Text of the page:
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    I have read in the newspaper today that Californians are installing roof cisterns to collect rainwater. From what I understand, California has been with no water for more than 2 months now so the people are looking for ways and means to survive with their own water. This is a puzzle to me because America is a great country and California is a mountainous state. So where is the water?
     
  8. gata montes

    gata montesActive Member

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    Strangely, even though I live in a Country where water is always in short supply - water is not particularly expensive - however as we often have water restrictions, as well as water cuts and therefore water is a precious commodity - I've had to learn how to use it wisely and although some of the following have already been mentioned - considerable savings really can be made just by making simple changes - such as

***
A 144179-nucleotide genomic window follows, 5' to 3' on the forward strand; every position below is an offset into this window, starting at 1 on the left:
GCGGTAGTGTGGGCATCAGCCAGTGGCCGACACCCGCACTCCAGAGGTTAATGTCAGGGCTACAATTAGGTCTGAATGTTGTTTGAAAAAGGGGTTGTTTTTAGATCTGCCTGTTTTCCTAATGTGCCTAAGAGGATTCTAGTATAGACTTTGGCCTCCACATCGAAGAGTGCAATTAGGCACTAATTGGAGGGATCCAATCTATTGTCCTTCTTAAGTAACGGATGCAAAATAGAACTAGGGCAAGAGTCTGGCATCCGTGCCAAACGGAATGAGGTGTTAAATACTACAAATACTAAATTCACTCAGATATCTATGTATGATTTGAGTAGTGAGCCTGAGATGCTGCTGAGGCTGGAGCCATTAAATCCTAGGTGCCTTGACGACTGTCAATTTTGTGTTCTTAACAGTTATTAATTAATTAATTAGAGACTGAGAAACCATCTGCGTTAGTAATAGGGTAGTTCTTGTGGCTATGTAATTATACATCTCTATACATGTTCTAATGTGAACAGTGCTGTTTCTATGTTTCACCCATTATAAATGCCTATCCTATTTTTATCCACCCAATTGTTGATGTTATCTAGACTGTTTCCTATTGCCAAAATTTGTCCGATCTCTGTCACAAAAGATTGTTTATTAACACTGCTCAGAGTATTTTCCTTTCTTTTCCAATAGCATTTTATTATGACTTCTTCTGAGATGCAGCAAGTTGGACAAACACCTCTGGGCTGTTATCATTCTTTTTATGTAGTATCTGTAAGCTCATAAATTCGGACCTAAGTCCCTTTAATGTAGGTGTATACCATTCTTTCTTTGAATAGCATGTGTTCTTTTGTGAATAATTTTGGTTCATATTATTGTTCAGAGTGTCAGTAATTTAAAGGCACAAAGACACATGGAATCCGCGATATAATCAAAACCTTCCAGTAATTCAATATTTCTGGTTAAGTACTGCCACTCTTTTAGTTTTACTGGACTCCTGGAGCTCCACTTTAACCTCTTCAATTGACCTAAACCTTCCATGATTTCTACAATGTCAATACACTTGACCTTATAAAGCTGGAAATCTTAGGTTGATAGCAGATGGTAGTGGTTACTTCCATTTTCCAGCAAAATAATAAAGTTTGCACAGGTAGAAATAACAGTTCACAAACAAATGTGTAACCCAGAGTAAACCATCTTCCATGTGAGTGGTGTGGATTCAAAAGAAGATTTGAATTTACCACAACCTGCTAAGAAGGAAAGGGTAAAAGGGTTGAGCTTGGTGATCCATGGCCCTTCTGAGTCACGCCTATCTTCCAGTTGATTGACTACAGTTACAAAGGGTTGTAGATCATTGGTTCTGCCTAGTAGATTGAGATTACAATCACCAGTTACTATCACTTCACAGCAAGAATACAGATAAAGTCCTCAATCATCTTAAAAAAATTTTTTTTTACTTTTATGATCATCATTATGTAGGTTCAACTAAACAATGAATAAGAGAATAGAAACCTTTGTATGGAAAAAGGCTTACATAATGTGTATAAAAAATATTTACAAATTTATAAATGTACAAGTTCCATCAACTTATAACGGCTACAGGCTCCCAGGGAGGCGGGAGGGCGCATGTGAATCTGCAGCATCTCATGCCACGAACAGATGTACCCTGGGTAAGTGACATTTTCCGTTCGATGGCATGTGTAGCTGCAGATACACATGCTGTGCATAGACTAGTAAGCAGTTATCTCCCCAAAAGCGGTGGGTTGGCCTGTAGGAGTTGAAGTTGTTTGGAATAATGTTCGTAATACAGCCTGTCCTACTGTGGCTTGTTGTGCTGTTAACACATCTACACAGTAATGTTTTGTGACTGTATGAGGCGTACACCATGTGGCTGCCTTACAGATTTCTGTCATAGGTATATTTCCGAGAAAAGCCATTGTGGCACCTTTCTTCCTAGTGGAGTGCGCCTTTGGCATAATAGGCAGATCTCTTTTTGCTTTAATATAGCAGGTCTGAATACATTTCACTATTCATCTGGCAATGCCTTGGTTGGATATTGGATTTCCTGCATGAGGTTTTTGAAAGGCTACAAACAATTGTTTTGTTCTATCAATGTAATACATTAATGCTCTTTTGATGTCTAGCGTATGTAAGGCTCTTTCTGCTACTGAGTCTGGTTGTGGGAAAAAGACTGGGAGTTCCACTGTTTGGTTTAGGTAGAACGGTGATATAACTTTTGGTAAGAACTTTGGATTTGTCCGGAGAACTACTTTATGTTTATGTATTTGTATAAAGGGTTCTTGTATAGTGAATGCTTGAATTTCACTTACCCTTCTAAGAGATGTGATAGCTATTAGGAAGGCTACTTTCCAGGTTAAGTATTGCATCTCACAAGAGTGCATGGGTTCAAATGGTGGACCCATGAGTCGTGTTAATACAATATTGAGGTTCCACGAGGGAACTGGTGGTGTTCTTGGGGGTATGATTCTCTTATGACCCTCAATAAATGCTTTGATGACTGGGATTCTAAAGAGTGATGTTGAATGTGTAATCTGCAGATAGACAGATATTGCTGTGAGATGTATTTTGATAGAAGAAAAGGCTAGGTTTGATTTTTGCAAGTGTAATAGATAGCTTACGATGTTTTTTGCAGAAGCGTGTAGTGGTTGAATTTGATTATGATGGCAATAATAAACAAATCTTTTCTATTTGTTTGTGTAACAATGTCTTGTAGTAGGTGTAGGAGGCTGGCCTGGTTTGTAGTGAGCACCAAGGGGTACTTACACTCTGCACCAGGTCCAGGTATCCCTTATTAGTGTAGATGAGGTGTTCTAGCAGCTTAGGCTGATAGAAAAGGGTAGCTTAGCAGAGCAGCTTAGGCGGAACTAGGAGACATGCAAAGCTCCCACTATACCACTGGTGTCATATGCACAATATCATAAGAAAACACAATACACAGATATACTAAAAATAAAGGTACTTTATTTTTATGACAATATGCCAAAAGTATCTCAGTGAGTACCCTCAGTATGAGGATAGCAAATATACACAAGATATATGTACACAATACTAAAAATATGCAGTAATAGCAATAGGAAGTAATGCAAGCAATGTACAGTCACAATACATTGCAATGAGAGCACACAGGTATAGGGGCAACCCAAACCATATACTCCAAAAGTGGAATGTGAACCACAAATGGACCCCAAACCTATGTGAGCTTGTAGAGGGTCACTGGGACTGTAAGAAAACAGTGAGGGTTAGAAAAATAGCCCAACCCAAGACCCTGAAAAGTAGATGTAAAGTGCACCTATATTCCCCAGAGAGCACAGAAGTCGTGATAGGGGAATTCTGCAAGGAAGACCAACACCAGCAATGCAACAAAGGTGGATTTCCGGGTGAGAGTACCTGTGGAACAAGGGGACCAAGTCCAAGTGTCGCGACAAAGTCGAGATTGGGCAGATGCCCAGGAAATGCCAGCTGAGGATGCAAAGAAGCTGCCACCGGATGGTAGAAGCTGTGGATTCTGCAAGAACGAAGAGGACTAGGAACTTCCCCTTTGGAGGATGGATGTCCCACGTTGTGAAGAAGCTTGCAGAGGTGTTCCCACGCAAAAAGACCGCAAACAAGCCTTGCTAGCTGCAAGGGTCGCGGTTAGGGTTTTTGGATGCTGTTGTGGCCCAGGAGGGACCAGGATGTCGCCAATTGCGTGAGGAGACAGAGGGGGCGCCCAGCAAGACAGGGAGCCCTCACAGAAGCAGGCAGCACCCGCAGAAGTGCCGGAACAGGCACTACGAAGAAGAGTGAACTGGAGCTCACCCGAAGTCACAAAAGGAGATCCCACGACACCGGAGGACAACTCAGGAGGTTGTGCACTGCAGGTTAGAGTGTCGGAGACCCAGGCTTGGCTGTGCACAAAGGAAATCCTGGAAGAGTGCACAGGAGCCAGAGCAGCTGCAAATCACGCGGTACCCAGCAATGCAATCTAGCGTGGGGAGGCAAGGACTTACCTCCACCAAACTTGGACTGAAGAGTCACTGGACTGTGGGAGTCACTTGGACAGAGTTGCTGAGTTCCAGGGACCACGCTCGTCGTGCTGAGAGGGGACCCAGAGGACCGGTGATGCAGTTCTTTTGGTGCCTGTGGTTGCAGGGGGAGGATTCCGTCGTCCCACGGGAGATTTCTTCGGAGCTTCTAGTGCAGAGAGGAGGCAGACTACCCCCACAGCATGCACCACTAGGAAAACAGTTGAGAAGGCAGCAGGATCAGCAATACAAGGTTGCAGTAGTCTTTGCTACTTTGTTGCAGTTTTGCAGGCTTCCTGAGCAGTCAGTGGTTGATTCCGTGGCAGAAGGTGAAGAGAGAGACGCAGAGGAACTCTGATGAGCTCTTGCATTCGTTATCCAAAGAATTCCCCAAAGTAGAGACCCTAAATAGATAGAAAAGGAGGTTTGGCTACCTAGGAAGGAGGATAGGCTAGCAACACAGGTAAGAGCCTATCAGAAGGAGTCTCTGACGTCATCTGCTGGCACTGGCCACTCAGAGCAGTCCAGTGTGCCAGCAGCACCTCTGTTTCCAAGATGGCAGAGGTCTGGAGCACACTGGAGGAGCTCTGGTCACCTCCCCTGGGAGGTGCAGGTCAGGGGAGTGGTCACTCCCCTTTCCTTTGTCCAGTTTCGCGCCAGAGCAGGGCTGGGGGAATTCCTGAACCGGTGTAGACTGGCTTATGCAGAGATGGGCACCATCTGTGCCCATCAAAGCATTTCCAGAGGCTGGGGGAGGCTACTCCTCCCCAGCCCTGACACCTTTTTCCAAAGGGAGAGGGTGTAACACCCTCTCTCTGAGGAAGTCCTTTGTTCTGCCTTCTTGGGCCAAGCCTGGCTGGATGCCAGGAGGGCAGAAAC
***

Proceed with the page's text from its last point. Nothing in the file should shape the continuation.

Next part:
always making sure that there are no leaks or dripping taps
    having showers rather than baths
    only using the dishwasher and washing machine when you have full loads
    not leaving the tap running when you wash your hands, brush your teeth or are washing fruit and vegetables
    using the waste water from washing your hands or fruit and vegetables etc to water plants
    installing a water reducing device into the toilet cistern
    as the only free water comes out of the sky - setting up a collection system in order not to let it go to waste
    using drip irrigation to water plants and lawns rather than sprinklers or hosepipes
    or better still - if you have a garden full of water guzzling plants consider opting for more drought tolerant ones
    if you have a pool - putting a cover over it when not in use - helps to avoid water evaporating.

    And of course using as many energy efficient devices and appliances as you can - as I too would agree that they are definitely the way to go and well worth the initial outlay - as not only do they conserve water but also significantly reduce overall energy costs too.

    As to whether its more cost effective to wash dishes by hand or use a dishwasher - although its generally assumed that doing the dishes by hand is cheaper and it does depend to some degree on the size of the household - as well as how frequently the washing up is done - generally speaking - using an energy efficient dishwasher is the better option - simply because - dishwashers use one-sixth of the water, half the energy and less detergent - compared to hand washing.